Governor told convicted delegate can't return

The Maryland attorney general's office advised Tuesday that Del. Tiffany Alston, convicted of misconduct in office, cannot return to the General Assembly even though a judge subsequently granted her probation before judgment.

In a letter to Gov. Martin O'Malley, Attorney General Douglas M. Gansler stood behind his office's previous advice that Alston, a Prince George's County Democrat, had been automatically removed from office on Oct. 9 as a result of a plea agreement under which she waived her rights to an appeal.

O'Malley sought the attorney general's advice after Alston asked that he not move forward with a nomination to replace her. Her attorneys contend that she became eligible for reinstatement when a judge on Nov. 13 modified her one-year suspended jail sentence to probation before judgment. Under such a judgment, a conviction does not go on the record of a defendant who completes probation successfully.

The governor also asked last Friday that the Prince George's Democratic State Central Committee withdraw its nomination of businessman Greg Hall as Alston's replacement. In general, when a lawmaker leaves the legislature partway through a term, the governor automatically appoints the nominee of the departing legislator's party.

Since the central committee acted Nov. 2, some members have raised questions about the wisdom of nominating Hall, who served a 40-day jail term for a misdemeanor gun offense in connection with a 1992 incident that left a 13-year-old boy dead.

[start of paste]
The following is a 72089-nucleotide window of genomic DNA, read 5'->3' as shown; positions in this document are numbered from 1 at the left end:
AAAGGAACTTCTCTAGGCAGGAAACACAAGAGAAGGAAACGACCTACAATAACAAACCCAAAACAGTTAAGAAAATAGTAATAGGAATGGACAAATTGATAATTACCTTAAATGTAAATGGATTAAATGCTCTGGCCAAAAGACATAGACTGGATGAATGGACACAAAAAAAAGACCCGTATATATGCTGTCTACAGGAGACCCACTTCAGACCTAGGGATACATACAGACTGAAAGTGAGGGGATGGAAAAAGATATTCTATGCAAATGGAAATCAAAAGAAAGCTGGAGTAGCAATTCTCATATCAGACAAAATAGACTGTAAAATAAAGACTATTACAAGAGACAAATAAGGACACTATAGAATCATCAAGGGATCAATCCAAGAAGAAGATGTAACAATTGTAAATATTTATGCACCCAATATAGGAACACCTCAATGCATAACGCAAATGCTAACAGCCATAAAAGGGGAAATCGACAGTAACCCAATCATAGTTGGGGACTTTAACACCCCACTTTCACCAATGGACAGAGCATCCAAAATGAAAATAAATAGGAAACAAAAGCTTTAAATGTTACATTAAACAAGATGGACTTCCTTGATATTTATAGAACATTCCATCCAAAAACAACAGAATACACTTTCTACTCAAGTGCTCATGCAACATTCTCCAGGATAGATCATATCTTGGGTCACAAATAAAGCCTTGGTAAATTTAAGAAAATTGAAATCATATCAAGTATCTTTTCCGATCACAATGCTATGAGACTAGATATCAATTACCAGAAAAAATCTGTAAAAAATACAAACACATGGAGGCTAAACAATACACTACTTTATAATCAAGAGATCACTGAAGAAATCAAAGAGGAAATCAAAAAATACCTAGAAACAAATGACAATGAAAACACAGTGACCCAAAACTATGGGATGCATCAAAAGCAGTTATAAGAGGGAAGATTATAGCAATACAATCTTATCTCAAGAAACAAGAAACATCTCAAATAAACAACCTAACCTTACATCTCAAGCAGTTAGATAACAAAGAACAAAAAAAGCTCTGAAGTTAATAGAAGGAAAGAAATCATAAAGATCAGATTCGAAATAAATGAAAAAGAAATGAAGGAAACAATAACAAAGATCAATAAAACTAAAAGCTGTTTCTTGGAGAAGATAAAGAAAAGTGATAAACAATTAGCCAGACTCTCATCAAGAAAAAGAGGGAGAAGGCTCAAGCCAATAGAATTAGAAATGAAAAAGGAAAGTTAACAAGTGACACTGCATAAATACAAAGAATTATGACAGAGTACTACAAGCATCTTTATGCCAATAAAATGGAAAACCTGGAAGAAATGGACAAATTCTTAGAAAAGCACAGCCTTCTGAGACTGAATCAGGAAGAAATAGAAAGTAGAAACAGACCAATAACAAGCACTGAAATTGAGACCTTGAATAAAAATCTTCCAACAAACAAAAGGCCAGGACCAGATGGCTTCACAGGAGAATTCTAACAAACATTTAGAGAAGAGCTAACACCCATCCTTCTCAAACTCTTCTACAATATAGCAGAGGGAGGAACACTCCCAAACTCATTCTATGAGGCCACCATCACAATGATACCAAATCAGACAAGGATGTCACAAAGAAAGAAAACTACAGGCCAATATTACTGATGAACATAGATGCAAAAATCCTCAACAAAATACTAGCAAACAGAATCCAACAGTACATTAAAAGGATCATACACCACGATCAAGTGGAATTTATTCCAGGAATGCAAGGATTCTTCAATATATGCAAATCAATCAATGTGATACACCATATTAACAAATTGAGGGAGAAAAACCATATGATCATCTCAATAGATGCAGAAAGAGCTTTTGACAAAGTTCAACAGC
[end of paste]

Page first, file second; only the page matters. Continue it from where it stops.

The attorney general advised O'Malley that the committee may withdraw its nomination because the governor has not yet signed Hall's commission. General Assembly counsel Dan Friedman said the committee can then submit another recommendation but that it wouldn't be binding because it would fall outside the legal deadline. That would leave O'Malley free to make his own choice unless the committee decided against withdrawing Hall's nomination.

In another in a series of letters released Tuesday, the attorney general's office advised that Alston, convicted of taking $800 from her legislative office account for use in her law firm, could not be nominated by the committee and appointed by the governor to return to her old seat. Alston's attorneys have indicated that they are planning a lawsuit to force her reinstatement.

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